I loitered around my house the following evening, thinking about what I was going to do with the situation about meeting up. Well, he knew me as Poppy, so I might as well meet him as Poppy. There was no point regressing into somebody whose life was terrible.
It was decided quickly, and, surprisingly, I didn’t think much more about it, as though Poppy was me, and there was nothing wrong with what I was doing. I didn’t know if that hypothesis was right, but it felt right. Even the feelings of guilt, and annoyance at Drew, had subsided for the time-being, leaving me with nothing but a head full of fluff, up in the clouds as I found myself even dreaming of Cayden.
Now, looking forward to the day, school whizzed past, and before I knew what I had done in the week, Saturday morning scooted round, and I began to get ready to meet Cayden.
I looked at the selection of strappy tops that my wardrobe provided, running my hands along the fabric as I waited for the right one. Green, blue, yellow, pink one-that-I-hated-wearing, whit- White? My white top was not hanging in its usual place. Frantically, I began to flick through the other clothes, but nowhere was my white tank-top. The skirt I’d told Cayden about was hanging in its usual place; the only missing object was the top…
“Mom,” I yelled down the stairs, “where’s my white strappy top?”
“It’s in the wash, remember,” her reply floated up the stairs. “You’ll have to pick a different one.”
No! Cayden was expecting me in white. I ran my hands through my dark blonde hair, panicking. I guess he’d see me if I wore yellow? I was tempted to pop to the computer room and send him an offline message, but I was put off by the fact that he might not get it in time. He might have a slow computer like mine, or be busy getting ready just as I was trying to; his mom might not even let him on. I wasn’t even sure if mine would.
Battling with the worry, I wondered why I hadn’t even bothered to give him my number or an emergency contact in case I was ill on the day. He’d understand, right?
It took me half an hour of on-off worrying to realise that Cayden would recognise me, no matter whomever he was expecting. I didn’t need to wear white for him to be there with me.
So, after applying a thin layer of brilliant blue eye-shadow and some lip-gloss, I made my way to the Raven Cafe. I could walk the distance, even in the rather loose sandals I had chosen to wear, as the cafe was a mere block or two away, around the high-street from mine. Yes, I had chosen it deliberately for that reason, and I hoped it wouldn’t be too hard for Cayden to find.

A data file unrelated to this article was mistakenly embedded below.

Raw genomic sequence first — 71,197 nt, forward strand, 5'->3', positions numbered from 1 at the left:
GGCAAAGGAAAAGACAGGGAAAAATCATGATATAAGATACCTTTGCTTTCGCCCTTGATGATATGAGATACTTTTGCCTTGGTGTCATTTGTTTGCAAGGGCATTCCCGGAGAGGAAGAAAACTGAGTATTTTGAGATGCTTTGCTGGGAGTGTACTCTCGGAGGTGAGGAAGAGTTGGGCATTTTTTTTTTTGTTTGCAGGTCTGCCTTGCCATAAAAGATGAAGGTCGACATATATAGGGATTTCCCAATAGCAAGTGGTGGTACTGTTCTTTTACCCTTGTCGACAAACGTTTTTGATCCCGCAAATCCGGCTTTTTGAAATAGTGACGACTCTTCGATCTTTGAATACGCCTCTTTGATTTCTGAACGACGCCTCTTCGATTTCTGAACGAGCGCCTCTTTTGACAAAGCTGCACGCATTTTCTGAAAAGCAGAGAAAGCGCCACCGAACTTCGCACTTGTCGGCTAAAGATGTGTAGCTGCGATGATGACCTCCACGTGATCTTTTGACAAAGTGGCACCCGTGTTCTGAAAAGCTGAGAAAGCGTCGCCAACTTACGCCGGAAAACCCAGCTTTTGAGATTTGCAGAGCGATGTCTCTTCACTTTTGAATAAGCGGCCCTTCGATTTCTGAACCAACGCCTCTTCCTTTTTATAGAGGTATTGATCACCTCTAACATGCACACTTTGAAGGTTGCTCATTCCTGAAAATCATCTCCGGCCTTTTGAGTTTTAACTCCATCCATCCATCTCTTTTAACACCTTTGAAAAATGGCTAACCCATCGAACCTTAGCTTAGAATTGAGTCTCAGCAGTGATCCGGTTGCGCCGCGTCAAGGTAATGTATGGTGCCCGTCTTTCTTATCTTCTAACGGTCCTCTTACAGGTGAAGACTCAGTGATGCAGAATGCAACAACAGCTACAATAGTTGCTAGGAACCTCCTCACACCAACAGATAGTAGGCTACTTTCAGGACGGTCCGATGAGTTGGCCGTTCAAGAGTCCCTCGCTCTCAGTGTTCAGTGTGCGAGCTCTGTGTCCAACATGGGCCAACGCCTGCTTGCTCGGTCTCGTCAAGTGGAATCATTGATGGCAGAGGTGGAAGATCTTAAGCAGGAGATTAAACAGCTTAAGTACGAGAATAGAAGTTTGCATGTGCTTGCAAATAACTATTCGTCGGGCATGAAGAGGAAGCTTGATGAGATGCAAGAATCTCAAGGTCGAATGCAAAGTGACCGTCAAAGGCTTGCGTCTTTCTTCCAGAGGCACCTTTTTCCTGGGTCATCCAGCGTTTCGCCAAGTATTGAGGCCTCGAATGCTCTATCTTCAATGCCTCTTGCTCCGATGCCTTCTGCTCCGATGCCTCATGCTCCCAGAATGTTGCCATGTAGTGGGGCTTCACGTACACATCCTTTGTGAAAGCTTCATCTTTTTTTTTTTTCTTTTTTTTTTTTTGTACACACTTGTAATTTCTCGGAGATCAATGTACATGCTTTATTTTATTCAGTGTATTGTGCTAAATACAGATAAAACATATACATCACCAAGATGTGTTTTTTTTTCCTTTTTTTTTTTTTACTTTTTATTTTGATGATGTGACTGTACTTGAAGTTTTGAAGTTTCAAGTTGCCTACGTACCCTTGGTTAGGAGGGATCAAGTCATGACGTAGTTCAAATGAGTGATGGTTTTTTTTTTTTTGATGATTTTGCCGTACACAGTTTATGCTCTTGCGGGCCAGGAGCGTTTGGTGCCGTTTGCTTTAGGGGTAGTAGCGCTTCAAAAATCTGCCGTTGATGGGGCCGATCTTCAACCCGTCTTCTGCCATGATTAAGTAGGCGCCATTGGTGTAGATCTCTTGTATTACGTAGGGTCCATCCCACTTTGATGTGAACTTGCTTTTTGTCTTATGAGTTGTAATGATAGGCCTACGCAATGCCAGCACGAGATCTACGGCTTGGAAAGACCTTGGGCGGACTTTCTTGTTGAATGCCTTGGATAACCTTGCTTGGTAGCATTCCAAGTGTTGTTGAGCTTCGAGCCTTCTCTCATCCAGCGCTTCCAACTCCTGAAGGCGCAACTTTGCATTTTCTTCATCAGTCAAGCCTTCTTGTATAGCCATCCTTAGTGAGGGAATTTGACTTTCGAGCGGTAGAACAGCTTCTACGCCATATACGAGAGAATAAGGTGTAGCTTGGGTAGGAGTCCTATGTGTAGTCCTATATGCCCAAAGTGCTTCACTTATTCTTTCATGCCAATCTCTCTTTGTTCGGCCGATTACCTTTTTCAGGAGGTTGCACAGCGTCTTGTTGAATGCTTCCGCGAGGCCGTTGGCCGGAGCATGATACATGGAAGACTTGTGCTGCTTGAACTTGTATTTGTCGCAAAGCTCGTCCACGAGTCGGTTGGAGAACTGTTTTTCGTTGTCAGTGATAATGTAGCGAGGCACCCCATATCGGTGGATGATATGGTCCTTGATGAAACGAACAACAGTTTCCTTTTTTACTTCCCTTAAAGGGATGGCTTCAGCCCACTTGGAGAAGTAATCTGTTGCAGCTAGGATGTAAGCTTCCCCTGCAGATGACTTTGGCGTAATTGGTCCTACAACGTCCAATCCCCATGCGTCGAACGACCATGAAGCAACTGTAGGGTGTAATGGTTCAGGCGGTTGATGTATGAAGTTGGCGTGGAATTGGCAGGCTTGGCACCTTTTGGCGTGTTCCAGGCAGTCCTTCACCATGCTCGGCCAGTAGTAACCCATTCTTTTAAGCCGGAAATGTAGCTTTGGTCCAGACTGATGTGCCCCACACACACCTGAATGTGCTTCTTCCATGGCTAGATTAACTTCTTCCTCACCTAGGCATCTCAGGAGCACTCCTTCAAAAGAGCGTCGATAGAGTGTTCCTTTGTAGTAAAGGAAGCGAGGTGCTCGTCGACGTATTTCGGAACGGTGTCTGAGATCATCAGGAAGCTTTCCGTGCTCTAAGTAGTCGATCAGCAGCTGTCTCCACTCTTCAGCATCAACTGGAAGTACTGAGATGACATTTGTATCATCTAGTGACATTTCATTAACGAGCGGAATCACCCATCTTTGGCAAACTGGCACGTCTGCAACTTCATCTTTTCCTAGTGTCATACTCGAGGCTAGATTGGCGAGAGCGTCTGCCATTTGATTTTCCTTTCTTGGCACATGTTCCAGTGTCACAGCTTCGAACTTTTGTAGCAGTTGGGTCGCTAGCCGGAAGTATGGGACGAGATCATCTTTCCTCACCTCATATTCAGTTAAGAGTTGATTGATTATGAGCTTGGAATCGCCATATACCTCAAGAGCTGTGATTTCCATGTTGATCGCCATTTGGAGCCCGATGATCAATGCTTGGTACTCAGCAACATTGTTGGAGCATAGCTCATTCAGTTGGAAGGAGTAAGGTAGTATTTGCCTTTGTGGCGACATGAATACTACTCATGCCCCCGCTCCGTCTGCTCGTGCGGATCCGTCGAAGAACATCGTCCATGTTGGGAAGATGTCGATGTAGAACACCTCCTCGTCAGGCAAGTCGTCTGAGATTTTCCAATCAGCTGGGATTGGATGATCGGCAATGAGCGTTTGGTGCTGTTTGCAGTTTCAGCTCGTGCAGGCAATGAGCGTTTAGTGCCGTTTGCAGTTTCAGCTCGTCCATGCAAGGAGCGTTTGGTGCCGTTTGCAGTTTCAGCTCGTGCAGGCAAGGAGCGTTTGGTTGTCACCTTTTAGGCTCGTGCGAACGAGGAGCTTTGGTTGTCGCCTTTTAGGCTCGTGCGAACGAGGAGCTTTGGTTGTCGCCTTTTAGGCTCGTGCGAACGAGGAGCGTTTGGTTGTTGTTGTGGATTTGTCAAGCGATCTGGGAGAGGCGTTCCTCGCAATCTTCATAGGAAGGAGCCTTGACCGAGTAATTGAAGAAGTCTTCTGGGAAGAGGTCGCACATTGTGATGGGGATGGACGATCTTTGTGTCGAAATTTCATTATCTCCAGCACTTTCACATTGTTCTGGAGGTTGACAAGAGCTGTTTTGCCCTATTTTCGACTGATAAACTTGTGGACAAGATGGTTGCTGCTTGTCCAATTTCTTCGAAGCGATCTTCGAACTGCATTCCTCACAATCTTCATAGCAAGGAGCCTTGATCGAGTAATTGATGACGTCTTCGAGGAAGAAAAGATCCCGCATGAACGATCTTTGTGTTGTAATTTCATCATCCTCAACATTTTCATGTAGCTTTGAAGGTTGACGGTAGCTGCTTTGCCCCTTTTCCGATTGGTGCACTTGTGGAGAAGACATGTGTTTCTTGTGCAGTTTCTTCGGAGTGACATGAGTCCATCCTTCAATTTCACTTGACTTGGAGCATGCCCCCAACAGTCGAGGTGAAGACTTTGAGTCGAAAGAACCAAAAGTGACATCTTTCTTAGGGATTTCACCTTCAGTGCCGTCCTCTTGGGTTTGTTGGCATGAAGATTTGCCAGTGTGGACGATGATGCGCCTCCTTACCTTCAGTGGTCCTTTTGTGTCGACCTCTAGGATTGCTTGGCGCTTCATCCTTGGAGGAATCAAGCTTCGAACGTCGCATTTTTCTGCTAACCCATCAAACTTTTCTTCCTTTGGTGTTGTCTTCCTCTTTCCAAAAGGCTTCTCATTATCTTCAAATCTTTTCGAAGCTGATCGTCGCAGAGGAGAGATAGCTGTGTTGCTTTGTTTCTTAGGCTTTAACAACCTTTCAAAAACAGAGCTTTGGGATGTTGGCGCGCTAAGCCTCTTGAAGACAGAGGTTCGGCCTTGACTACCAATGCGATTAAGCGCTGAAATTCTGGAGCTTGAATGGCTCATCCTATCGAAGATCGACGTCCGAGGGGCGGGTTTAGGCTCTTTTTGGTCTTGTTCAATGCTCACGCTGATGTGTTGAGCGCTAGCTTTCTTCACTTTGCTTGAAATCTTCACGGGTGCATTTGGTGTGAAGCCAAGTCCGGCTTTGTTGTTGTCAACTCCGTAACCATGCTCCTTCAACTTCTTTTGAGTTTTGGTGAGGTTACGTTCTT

Ten minutes of slow walking later, and I was looking up at the black-bird sign of the Raven Café. Quickly, deftly, like I had done it so many times before (it was actually one of my favourite cafes of the town), I slipped through the door-and-bell, and to the back of the queue that was already formed.
Then familiar brown hair snuck into my view. I was jolted up from rooting through my purse.
There was Drew, slipping into line just before me. He looked up, acknowledging me, but he had obviously gone back to his old, grumpy self, as he turned away just as quickly; he seemed not to want to look into my face.
I blushed and turned my head away, making towards an outside table once I’d chosen my snack and drink. Suddenly, I was more nervous about Drew being there and seeing me with someone else than I was in meeting Cayden for the first time. Although I wanted to deny it, I knew that the feelings had resurfaced. I shuffled the menus on my table anxiously, sneaking glances at Drew when I was sure that he wasn't looking; he’d chosen a table inside the door, we couldn’t be further away.
After about five minutes of straight panic, I began to settle down to wait for Cayden to arrive.
It was going to be a long wait.